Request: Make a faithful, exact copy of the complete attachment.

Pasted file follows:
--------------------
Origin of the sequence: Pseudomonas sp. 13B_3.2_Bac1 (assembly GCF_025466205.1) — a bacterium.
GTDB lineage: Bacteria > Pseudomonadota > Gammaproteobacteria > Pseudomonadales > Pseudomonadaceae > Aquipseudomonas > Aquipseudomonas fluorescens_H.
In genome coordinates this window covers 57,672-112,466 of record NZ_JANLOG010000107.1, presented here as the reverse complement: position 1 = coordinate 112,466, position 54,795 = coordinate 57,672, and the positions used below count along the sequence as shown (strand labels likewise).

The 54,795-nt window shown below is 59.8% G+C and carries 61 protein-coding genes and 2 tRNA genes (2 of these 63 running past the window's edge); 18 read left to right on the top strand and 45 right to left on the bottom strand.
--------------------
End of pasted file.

Origin of the sequence: Pseudomonas sp. 13B_3.2_Bac1 (assembly GCF_025466205.1) — a bacterium.
GTDB lineage: Bacteria > Pseudomonadota > Gammaproteobacteria > Pseudomonadales > Pseudomonadaceae > Aquipseudomonas > Aquipseudomonas fluorescens_H.
In genome coordinates this window covers 57,672-112,466 of record NZ_JANLOG010000107.1, presented here as the reverse complement: position 1 = coordinate 112,466, position 54,795 = coordinate 57,672, and the positions used below count along the sequence as shown (strand labels likewise).

The 54,795-nt window shown below is 59.8% G+C and carries 61 protein-coding genes and 2 tRNA genes (2 of these 63 running past the window's edge); 18 read left to right on the top strand and 45 right to left on the bottom strand.